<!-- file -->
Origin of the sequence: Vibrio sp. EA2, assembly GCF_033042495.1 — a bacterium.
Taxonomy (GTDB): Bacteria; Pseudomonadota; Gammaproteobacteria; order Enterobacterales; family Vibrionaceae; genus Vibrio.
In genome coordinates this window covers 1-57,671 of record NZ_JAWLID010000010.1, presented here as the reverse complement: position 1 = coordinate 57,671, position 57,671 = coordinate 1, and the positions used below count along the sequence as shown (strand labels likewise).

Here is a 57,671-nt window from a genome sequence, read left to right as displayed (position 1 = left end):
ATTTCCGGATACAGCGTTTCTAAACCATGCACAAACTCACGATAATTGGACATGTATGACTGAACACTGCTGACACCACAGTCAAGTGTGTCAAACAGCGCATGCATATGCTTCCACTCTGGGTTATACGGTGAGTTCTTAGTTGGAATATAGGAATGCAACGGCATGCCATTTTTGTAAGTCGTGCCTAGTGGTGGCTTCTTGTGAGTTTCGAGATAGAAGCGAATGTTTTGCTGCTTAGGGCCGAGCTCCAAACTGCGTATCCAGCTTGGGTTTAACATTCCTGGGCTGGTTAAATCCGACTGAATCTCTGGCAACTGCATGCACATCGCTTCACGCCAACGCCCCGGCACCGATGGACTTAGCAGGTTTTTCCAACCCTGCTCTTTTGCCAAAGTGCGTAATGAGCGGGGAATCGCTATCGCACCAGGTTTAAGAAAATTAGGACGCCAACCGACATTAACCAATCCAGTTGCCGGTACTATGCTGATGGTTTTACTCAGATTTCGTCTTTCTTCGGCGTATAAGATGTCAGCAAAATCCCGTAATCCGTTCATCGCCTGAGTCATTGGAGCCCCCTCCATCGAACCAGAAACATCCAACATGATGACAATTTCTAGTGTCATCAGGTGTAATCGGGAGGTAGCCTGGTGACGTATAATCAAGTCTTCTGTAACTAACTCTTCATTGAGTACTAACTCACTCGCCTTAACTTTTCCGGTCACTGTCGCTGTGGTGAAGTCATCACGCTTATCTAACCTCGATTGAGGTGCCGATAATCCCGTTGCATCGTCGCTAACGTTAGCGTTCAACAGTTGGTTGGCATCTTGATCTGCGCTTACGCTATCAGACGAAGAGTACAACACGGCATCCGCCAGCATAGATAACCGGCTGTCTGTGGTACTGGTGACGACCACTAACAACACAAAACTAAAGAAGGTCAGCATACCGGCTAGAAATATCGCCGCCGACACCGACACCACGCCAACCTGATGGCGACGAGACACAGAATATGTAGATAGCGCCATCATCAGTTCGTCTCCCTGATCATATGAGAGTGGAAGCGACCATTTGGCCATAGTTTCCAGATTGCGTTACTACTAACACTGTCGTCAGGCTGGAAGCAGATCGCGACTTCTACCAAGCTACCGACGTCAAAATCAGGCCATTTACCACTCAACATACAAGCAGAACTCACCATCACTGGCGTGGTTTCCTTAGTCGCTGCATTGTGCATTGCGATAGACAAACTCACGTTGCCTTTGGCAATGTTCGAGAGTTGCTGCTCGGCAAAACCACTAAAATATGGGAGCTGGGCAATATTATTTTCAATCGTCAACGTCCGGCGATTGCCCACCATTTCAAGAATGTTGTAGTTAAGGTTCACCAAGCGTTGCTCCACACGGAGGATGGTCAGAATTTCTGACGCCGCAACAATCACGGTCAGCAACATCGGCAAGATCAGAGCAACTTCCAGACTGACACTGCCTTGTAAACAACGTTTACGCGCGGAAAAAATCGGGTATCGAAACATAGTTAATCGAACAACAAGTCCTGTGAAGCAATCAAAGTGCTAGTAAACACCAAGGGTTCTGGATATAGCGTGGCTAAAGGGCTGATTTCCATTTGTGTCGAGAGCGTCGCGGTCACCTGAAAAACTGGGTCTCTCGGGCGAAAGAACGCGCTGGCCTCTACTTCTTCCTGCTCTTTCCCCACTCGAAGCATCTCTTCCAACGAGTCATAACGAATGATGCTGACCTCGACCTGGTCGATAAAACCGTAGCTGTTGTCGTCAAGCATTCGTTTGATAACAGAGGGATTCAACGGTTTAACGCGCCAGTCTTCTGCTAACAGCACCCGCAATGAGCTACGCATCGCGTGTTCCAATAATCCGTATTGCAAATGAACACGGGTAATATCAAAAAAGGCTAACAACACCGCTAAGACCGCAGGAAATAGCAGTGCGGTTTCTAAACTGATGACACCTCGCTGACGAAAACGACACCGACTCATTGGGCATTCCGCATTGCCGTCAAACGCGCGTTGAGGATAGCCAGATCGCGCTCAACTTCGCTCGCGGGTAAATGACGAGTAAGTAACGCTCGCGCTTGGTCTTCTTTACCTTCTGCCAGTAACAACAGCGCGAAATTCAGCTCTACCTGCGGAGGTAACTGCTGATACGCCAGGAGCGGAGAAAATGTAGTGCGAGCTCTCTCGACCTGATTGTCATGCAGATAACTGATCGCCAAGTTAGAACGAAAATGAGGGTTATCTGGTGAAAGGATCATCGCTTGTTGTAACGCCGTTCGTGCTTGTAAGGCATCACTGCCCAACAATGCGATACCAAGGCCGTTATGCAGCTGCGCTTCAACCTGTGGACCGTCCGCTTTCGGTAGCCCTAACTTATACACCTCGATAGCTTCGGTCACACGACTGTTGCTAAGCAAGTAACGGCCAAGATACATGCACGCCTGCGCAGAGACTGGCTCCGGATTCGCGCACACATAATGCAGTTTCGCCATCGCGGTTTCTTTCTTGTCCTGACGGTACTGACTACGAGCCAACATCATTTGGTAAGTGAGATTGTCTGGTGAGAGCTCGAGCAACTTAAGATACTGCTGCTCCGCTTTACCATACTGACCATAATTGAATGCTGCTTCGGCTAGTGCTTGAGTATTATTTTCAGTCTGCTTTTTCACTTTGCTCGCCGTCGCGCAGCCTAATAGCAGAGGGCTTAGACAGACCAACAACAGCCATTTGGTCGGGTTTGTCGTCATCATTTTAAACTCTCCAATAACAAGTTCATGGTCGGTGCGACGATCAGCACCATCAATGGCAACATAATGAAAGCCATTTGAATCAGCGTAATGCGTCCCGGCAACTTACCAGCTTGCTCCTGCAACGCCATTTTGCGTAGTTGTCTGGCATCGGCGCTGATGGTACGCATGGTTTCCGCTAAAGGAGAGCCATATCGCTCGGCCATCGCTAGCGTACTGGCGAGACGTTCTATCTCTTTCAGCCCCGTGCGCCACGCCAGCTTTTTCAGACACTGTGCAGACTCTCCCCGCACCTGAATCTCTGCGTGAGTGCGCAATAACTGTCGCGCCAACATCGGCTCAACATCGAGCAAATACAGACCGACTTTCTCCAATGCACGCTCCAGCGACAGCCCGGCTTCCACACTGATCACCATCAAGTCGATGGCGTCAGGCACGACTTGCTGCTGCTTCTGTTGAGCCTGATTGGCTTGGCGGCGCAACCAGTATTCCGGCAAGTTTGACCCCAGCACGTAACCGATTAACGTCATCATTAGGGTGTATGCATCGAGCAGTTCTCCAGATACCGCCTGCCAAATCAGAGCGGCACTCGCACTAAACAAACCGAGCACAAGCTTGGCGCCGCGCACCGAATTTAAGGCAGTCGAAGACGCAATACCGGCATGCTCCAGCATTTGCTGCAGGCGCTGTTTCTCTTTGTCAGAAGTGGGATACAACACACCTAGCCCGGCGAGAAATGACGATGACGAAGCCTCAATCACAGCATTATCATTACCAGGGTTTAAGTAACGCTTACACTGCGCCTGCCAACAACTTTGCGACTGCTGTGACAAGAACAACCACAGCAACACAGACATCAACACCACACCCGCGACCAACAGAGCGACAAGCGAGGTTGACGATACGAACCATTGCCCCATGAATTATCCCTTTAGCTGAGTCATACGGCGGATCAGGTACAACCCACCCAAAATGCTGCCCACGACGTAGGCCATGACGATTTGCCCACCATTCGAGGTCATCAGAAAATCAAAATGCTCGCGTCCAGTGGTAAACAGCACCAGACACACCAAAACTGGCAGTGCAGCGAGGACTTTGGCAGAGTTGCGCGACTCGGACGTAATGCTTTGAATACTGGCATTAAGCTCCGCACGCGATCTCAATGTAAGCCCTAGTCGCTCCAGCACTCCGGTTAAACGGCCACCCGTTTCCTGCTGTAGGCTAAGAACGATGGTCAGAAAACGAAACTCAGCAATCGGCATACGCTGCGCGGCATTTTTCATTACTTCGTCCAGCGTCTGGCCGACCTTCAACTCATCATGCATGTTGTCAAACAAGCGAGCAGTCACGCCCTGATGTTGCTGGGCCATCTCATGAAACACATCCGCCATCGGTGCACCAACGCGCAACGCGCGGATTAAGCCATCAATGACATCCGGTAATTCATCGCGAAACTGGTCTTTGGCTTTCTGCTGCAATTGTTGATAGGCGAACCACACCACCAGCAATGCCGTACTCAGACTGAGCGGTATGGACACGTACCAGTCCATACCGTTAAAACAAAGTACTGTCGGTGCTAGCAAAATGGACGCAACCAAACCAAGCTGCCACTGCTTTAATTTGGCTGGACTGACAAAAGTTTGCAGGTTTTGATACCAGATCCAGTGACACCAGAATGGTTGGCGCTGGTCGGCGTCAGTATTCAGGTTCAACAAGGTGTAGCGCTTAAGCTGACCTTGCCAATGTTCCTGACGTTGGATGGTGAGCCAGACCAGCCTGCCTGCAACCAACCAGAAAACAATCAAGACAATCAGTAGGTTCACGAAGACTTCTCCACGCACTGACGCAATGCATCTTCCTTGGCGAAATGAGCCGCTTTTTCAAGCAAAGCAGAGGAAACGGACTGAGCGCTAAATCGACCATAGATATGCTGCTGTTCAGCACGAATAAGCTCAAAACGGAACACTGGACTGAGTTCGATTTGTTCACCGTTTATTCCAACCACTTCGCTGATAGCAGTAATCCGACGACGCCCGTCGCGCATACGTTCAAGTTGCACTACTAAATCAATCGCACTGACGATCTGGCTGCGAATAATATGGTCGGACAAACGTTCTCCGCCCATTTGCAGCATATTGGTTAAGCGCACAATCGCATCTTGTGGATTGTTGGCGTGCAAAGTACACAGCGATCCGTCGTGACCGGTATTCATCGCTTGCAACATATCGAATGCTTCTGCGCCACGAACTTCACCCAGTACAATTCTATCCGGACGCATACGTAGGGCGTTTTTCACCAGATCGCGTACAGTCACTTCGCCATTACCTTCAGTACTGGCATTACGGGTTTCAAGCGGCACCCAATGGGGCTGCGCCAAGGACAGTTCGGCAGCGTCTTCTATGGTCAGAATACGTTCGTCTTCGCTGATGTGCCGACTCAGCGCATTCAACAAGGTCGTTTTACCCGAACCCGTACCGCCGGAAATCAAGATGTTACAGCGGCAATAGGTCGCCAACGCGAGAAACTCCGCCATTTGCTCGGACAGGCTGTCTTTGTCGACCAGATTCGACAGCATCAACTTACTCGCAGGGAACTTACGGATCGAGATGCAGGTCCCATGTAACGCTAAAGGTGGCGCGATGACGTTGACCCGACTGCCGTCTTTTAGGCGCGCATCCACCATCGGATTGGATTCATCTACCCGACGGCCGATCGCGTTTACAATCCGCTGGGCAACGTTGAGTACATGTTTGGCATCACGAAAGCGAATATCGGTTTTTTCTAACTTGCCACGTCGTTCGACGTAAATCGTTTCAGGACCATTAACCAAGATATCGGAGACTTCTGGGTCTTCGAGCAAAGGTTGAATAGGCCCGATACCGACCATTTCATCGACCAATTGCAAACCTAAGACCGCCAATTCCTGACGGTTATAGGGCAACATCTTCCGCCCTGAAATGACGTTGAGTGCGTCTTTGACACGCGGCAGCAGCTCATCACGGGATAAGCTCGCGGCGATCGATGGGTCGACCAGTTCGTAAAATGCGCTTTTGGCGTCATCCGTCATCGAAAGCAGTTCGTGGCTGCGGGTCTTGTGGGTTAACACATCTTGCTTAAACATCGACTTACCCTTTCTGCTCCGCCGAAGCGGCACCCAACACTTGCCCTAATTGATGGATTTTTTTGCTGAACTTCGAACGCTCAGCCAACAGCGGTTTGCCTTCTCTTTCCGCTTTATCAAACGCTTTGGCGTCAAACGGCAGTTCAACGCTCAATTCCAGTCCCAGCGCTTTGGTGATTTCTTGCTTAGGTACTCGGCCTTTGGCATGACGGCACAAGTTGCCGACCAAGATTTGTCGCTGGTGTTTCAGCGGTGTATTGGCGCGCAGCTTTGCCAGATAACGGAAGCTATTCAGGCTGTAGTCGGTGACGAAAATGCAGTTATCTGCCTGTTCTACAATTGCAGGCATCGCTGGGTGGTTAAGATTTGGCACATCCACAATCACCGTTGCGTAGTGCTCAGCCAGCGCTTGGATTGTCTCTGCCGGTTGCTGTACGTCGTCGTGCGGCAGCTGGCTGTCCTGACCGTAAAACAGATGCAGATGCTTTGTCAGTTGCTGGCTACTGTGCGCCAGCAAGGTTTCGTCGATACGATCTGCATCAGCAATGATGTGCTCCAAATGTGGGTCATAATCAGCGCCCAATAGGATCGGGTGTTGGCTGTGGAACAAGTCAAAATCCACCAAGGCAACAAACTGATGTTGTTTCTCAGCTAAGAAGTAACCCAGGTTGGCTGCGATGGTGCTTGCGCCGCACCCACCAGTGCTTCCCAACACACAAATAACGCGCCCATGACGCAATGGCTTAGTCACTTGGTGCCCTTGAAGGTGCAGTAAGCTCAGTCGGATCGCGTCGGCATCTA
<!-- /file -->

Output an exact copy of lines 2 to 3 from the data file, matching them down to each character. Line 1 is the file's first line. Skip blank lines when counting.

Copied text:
Taxonomy (GTDB): Bacteria; Pseudomonadota; Gammaproteobacteria; order Enterobacterales; family Vibrionaceae; genus Vibrio.
In genome coordinates this window covers 1-57,671 of record NZ_JAWLID010000010.1, presented here as the reverse complement: position 1 = coordinate 57,671, position 57,671 = coordinate 1, and the positions used below count along the sequence as shown (strand labels likewise).